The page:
"At least 7,776 languages are in use in the greater offline world … Less than five percent of languages in use now exist online."
- How the Internet is killing the world’s languages
"The Internet rewards the curious. I don’t think it has as many positive effects on the incurious. If you just go there to follow Justin Beiber around, it’s not necessarily going to expand your intellectual world. No disrespect to Justin Beiber."
- Clive Thompson | The Internet Is Making You Smarter, Really
Map of the Internet in 1969 (via @History_Pics)
"Consider what happens to text once you submit it to Facebook. Unless it’s a private message, it is likely both public and permanent. A message you posted five years ago, which felt like it was visible only to a small group of friends, still exists on your timelines, where it has become more, not less, visible over time. Facebook is now in the process of making that post searchable, making it more visible than ever and fundamentally changing what it is — not a post on a wall, or on a profile, but a field in a searchable database. Facebook’s effect on data is to make it permanent, to make it easy to find. Facebook memorializes everything you give it, including likes, comments, and reactions — an awkward layer that exists to assure you of engagement, which contrasts sharply with Snapchat’s characteristically ephemeral but deeply satisfying instant read receipts.
Snapchat’s effect on all data is to cause it to deteriorate… If you do nothing on Snapchat, you disappear from Snapchat. This is a profound difference: Facebook profiles stay public whether or not they’re current, and only change if you update or delete them. Snapchat profiles only exist when you ask them to, and they go away as soon as you stop thinking about them."
- Snapchat And The Soul Of The Facebook Backlash
"We often think of the internet enables you to do new things. But people just want to do the same things they’ve always done."
- Ev Williams (via dbreunig)
"Live. Do some stuff. Go outside. Walk. Read. I know, I know, get off the computer now and again, not always, certainly not always, but sometimes. Every once in a while free yourself from the chains of feeling like you must report back on all you do to the sucking maw of the Internet, feeling like you must be part of the conversation lest you fail to exist entirely. And then, when you return to it, all will be well and you will feel like you really did live, just a little bit, differently than before."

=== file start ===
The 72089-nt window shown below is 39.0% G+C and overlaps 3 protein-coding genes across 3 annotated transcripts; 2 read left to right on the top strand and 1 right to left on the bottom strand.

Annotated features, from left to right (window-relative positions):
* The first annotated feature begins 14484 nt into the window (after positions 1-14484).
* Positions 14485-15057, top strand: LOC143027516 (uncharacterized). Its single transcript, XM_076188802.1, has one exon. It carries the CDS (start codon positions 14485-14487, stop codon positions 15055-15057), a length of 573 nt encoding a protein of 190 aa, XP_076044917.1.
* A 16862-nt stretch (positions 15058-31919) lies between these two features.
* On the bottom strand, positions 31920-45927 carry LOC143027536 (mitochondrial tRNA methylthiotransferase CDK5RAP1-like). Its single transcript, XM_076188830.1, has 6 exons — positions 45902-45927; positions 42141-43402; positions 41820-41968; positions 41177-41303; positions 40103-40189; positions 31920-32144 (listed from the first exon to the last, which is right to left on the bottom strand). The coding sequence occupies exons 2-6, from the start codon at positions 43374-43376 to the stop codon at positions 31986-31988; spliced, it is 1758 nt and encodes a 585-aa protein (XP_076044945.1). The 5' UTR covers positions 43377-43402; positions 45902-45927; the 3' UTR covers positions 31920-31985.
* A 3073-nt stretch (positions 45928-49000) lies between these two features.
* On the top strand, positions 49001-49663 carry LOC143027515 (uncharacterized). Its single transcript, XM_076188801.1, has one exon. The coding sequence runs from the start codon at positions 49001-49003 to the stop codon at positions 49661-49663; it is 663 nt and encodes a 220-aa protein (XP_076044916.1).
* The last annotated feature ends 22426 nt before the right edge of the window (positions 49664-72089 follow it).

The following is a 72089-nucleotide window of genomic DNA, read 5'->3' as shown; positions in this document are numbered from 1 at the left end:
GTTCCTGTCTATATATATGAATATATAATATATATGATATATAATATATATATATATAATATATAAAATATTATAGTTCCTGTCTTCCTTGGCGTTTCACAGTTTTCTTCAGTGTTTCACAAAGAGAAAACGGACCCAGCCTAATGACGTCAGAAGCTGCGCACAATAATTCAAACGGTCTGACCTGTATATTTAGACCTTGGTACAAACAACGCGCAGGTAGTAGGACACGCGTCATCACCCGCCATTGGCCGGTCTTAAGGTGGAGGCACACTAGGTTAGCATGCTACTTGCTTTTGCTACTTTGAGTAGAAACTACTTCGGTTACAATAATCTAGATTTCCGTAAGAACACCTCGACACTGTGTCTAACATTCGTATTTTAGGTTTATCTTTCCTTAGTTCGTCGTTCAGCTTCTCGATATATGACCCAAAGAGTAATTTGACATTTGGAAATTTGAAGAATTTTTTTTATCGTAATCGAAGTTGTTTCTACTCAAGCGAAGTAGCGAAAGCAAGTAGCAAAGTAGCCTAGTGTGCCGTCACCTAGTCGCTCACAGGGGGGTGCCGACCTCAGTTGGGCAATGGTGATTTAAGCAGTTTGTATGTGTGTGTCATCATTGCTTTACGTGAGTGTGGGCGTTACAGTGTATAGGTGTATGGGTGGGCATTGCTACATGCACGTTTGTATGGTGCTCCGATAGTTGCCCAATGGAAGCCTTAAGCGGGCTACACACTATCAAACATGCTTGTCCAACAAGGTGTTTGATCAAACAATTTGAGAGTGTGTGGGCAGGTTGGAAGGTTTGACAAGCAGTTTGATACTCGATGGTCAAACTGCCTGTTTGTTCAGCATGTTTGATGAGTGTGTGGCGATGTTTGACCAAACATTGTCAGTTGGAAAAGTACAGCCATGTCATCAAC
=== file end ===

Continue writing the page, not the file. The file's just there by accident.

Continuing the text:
- Advice For Writing; Or, What I Know So Far, Which Might Actually Be Nothing At All
"You know what drives me crazy? It’s all these people talking about how great technology is, and how it saves all this time. But, what good is saved time, if nobody uses it? If it just turns into more busy work. You never hear somebody say, ‘With the time I’ve saved by using my word processor, I’m gonna go to a Zen monastery and hang out.’ I mean, you never hear that."
- Jesse (Ethan Hawke) in Before Sunrise. (via parislemon)
"We live in a bubble, and I don’t mean a tech bubble or a valuation bubble. I mean a bubble as in our own little world."
- Eric Schmidt | America’s New Oligarchs
On a normal weeknight, Netflix accounts for almost a third of all Internet traffic entering North American homes. That’s more than YouTube, Hulu, Amazon.com, HBO Go, iTunes, and BitTorrent combined.
"In a post-Internet, post-mobile world of one click access, the distribution of products has all but ceased to be the issue. When one of something can be efficiently shipped to anyone, anywhere, the question of where the sale takes place is rapidly becoming moot. In other words, in the long-term, sales of product simply can’t be the primary strategic purpose or metric for the store.
Some of the world’s largest retailers are struggling with this jarring reality already. ‘Stack it high and watch it fly’ has abruptly turned into ‘stack it low and hope it goes’ as big box stores scramble to lower inventories in the face of flat or declining sales. The knee-jerk reaction among some is to simply downsize and marginalize the role of the store. Others are adopting the buzzword of omni-channel – resigning to the idea that all channels now act as one – which I would argue risks oversimplifying what’s really happening.
You see, what’s actually evolving is a new and far more complex role for the store, and online brands like Google, Bonobos and Warby Parker are affirming it, as they each embark on creating their own, branded, physical stores. They along with a growing number of other online pure-plays recognize that in order to ‘fully actualize’ their brands, they need to animate a physical presence and visceral experience for their consumers, not to move products but more critically, to move hearts and minds – to sell the idea, essence and values of the brand – all of which has more traditionally been viewed as the role of media. And therein lies the critical point.
The physical store is becoming media."
- The Store Is Media And Media Is The Store (via Emergent Futures Tumblelog, futuristgerd)
25% of teens use cell phones to get online. Among adults it’s 15%. (Full graphic and report via pewinternet)